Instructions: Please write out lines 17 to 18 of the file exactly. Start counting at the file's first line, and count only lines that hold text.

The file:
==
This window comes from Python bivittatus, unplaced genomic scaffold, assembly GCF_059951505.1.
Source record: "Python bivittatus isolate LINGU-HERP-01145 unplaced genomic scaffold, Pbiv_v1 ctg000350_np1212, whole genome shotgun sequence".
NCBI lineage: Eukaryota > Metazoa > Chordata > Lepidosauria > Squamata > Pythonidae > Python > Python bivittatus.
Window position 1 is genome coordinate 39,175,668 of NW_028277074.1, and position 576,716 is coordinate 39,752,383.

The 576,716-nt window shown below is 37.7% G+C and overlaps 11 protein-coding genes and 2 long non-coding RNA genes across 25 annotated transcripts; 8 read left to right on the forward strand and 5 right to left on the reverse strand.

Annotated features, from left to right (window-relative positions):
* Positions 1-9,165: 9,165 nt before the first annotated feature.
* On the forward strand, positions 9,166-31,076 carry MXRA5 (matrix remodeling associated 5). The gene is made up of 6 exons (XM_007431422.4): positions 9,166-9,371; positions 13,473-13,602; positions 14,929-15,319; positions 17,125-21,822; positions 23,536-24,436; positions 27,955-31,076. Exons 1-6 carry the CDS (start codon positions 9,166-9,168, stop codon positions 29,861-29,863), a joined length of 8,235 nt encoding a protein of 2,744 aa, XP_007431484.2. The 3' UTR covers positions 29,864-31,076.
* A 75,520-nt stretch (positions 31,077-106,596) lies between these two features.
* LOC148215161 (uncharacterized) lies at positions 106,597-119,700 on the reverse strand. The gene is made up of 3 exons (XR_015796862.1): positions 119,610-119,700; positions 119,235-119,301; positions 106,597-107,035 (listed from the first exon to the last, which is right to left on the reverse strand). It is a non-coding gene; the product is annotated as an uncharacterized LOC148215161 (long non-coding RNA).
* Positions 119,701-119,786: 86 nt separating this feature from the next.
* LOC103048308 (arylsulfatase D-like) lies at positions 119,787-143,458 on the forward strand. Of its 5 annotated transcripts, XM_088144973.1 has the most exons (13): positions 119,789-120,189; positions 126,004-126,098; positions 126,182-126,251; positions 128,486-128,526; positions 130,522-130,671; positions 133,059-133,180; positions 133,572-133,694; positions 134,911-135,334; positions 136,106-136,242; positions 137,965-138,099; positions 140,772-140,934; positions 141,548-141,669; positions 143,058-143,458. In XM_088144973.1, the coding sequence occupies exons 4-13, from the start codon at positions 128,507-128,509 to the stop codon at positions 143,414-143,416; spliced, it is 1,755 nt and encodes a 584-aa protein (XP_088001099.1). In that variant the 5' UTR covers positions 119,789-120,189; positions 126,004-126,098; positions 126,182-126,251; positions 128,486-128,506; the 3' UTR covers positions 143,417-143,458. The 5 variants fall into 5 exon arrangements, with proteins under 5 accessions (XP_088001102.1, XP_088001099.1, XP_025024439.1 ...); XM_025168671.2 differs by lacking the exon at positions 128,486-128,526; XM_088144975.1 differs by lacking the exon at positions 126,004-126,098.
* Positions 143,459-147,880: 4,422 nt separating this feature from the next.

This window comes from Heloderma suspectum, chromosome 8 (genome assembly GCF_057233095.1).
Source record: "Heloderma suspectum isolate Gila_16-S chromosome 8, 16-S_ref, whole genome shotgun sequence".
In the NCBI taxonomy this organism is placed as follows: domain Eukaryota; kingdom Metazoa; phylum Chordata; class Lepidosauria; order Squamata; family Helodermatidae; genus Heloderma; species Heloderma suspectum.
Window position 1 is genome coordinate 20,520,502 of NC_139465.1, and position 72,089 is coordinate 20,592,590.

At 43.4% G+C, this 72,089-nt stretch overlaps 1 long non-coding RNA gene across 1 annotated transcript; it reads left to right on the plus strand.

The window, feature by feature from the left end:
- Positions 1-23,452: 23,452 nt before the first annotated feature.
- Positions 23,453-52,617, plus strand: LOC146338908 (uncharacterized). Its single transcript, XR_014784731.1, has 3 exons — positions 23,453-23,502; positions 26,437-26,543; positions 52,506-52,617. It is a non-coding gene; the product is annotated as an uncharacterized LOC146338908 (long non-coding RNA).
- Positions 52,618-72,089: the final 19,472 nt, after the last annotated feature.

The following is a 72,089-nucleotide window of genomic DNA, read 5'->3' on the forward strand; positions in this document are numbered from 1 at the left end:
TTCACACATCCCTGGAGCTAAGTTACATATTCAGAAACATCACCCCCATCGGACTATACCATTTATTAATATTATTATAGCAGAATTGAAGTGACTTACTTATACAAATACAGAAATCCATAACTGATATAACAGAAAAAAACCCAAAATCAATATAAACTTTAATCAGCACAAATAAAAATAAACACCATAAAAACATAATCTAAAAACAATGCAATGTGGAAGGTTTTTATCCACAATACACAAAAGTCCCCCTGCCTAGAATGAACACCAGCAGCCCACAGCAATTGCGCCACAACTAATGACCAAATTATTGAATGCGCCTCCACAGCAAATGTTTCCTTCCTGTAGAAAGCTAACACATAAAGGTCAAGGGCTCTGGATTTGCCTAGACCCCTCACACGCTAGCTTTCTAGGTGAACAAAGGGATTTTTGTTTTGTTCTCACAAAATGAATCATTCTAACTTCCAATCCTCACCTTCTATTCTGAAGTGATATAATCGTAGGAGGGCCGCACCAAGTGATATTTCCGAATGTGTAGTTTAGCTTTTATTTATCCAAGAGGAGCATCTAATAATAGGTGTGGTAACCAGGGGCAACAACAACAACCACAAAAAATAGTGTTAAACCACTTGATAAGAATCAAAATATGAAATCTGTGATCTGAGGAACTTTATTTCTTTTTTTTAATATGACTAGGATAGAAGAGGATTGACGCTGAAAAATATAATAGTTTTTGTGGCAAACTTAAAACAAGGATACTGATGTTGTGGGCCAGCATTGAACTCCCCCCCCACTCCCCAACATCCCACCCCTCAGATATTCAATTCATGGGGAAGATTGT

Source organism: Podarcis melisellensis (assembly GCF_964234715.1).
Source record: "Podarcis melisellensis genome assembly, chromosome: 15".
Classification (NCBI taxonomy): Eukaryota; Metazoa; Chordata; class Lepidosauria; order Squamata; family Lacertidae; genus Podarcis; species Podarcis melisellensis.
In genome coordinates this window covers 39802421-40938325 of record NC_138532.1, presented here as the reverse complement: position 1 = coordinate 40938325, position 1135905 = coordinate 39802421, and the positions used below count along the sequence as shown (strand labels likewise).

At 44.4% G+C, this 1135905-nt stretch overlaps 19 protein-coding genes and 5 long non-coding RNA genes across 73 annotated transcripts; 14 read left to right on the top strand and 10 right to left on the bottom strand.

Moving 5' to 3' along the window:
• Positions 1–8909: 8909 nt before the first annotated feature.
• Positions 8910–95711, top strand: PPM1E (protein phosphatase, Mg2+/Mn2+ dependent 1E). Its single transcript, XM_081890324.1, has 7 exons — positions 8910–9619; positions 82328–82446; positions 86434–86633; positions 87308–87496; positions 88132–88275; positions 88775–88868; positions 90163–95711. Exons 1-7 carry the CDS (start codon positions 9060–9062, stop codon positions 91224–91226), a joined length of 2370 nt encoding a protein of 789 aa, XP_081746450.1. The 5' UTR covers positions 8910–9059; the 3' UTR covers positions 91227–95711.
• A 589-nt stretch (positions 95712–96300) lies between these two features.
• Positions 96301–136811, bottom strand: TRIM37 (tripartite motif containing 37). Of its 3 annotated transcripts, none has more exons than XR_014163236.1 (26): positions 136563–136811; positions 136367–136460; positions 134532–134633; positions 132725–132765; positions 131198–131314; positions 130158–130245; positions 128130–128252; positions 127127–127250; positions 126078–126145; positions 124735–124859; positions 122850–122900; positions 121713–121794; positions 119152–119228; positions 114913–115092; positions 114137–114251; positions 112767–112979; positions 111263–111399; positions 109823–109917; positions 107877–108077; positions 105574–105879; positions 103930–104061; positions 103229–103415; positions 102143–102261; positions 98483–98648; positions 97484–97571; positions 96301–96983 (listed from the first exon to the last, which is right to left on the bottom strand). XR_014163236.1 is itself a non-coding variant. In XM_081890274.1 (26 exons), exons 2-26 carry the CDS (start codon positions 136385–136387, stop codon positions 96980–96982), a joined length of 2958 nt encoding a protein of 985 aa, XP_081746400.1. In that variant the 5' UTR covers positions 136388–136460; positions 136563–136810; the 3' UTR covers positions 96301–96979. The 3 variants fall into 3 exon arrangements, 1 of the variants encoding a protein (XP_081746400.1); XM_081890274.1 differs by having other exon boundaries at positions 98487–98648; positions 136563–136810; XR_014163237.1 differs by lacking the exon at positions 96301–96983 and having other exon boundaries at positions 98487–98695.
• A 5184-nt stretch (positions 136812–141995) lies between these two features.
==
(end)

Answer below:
Window position 1 is genome coordinate 20,520,502 of NC_139465.1, and position 72,089 is coordinate 20,592,590.

At 43.4% G+C, this 72,089-nt stretch overlaps 1 long non-coding RNA gene across 1 annotated transcript; it reads left to right on the plus strand.